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Chapter 44 Gas Exchange.

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Presentation on theme: "Chapter 44 Gas Exchange."— Presentation transcript:

1 Chapter 44 Gas Exchange

2 Respiration The exchange of gases between an organism and its environment Organismic respiration Takes place in animals O2 taken up and CO2 excreted Aerobic cellular respiration Takes place in mitochondria O2 is necessary for citric acid cycle

3 Simple diffusion Passive movement of particles from a region of higher concentration to a region of lower Provides gas exchange for small, aquatic organisms such as sponges, hydras, and flatworms

4 Comparison of gas exchange in air and water
Contains a higher concentration of molecular oxygen than water Oxygen diffuses more rapidly through air than water Less energy needed to move air over gas exchange surface

5 Adaptations for gas exchange
Body surface Small aquatic animals exchange gases by diffusion, requiring no specialized respiratory structures Some invertebrates, including most annelids, and many amphibians exchanges gases across the body surface

6 Gas exchange across body surface

7 Adaptations for gas exchange, cont’d
Trachae In insects and some other anthropods, air enters trachae through openings called spiracles Trachae branch and extend to all regions of the body

8 Gas exchange across tracheal tubes

9 Adaptations for gas exchange, cont.
Gills Moist, thin projections of the body surface found mainly in aquatic animals Countercurrent exchange system maximizes O2 into the blood and CO2 out of the blood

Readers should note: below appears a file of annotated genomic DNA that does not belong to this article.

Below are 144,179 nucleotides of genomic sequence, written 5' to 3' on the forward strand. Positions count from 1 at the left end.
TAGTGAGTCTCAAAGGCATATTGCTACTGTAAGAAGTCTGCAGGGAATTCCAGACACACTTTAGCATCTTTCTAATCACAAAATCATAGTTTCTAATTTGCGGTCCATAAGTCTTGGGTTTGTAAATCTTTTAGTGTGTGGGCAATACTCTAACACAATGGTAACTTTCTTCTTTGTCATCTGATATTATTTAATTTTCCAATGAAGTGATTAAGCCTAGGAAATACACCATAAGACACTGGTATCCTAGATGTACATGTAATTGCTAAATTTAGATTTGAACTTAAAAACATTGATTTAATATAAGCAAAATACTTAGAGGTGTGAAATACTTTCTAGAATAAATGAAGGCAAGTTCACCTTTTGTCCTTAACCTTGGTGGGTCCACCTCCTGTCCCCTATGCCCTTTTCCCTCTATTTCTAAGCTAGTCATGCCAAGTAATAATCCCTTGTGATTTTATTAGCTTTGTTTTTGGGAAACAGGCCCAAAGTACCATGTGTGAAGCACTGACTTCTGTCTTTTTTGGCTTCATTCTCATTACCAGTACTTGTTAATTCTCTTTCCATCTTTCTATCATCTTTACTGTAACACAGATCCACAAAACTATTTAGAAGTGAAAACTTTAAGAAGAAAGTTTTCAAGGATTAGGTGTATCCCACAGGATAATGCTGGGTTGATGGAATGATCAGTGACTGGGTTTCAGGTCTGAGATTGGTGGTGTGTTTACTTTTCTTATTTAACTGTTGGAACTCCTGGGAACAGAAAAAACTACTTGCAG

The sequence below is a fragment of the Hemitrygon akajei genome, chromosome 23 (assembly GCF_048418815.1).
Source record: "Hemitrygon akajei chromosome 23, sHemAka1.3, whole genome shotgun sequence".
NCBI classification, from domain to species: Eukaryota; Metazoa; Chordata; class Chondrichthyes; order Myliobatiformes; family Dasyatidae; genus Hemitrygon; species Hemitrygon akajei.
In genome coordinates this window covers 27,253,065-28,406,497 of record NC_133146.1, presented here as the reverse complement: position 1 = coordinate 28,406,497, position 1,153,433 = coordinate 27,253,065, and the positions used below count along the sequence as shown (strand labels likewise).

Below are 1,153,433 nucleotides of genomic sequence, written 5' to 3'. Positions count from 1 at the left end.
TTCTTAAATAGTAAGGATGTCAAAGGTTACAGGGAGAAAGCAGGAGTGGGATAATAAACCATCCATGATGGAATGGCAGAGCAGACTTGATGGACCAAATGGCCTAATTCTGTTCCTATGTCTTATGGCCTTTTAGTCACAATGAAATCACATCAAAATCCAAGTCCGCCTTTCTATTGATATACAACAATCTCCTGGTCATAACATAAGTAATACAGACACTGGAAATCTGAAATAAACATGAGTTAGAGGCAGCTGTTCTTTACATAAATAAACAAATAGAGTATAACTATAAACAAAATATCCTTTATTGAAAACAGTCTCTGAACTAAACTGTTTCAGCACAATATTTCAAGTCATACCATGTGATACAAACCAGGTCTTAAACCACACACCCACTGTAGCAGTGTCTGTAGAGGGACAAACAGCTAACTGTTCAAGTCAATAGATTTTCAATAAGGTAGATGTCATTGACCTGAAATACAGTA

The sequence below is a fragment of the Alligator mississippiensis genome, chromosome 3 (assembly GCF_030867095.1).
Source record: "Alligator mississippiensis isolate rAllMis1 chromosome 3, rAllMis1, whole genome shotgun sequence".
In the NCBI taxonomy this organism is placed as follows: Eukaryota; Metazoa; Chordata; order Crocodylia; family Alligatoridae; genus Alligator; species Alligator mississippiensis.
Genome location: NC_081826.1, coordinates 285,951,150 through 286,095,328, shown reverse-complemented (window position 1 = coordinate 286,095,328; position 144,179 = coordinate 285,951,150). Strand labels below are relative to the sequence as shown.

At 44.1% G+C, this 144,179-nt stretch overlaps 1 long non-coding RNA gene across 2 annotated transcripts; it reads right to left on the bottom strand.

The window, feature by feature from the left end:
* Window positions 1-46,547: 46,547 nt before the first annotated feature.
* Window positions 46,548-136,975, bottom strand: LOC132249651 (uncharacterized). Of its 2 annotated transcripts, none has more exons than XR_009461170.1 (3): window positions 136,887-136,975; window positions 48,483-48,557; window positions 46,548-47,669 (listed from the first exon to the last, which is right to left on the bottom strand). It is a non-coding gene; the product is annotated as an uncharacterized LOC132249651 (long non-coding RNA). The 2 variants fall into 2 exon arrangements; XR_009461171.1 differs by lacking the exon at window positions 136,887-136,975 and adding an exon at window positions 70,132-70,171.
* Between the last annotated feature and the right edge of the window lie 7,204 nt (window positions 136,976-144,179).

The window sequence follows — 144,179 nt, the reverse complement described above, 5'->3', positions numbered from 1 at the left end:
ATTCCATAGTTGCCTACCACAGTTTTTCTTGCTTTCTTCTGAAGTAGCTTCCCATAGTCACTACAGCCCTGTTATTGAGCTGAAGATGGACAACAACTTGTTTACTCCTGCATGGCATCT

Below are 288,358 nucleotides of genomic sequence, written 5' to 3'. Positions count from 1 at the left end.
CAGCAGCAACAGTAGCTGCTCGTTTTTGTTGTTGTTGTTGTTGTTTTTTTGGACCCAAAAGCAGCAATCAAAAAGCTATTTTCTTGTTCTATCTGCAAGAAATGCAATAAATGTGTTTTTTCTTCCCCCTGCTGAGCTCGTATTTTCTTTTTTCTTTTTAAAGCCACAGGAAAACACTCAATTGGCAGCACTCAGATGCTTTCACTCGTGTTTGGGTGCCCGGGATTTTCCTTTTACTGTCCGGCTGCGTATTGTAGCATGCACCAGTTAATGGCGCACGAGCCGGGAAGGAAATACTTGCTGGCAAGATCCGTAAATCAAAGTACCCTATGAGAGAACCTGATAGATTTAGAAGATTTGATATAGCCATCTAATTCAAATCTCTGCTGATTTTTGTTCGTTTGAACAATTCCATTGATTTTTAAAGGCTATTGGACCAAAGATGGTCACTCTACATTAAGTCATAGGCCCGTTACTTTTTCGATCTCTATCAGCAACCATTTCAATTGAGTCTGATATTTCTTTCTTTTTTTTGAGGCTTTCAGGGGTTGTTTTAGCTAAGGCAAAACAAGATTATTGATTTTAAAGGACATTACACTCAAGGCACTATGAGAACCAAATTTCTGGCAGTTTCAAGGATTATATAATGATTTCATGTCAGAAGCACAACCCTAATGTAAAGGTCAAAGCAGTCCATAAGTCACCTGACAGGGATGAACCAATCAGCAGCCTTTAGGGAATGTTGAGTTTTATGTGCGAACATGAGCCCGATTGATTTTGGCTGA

10 Gas exchange across gills

11 Adaptations for gas exchange, cont.
Lungs Terrestrial vertebrates have lungs and some means of ventilating them Lungs are respiratory structures that develop as ingrowths of body surface or from wall of a body cavity

12 Gas exchange across lungs

13 Comparison of vertebrate lungs

14 How bird lungs function

15 Mammalian respiratory system
Includes the lungs and airways Lung occupies pleural cavity and is covered with a pleural membrane Breath of air passes in sequence Nostrils, nasal cavities, pharynx, larynx, trachea, bronchi, bronchioles, and alveoli

16 The human respiratory system

17 Structure of alveoli

18 Mechanics of breathing
Diaphragm contracts and chest cavity expands Respiratory centers in the medulla and pons regulate respiration Stimulated by chemoreceptors An increase in hydrogen ions and low oxygen concentration

19 Mechanics of breathing

20 Role of hemoglobin in oxygen transport
Respiratory pigment in vertebrate blood Almost 99% of the O2 in human blood is transported as oxyhemoglobin (HbO2 )

21 Gas exchange in the lungs and tissues

22 Oxygen-carrying capacity
Maximum amount of O2 that can be transported by hemoglobin Oxygen content Actual amount of O2 bound to hemoglobin Percent oxygen saturation Ratio of O2 content to O2 carrying capacity

23 Oxygen-hemoglobin dissociation curve
Shows that as O2 concentration increases, there is progressive increase in hemoglobin that combines with O2 Bohr effect Oxyhemoglobin dissociates more readily as CO2 increases

24 Oxygen-hemoglobin dissociation curves

25 Carbon dioxide transport

26 Decompression in divers
Hyperventilation Reduces the concentration of CO2 in the alveolar air and the blood Decompression in divers Rapid decrease in barometric pressure can cause decompression sickness Diving mammals have high concentrations of myoglobin

27 Deep diver

28 Affects of pollution on the respiratory system
Ciliated mucous lining traps inhaled particles Inhaling polluted air results in bronchial constriction Increased mucous secretion Damage to ciliated cells Coughing

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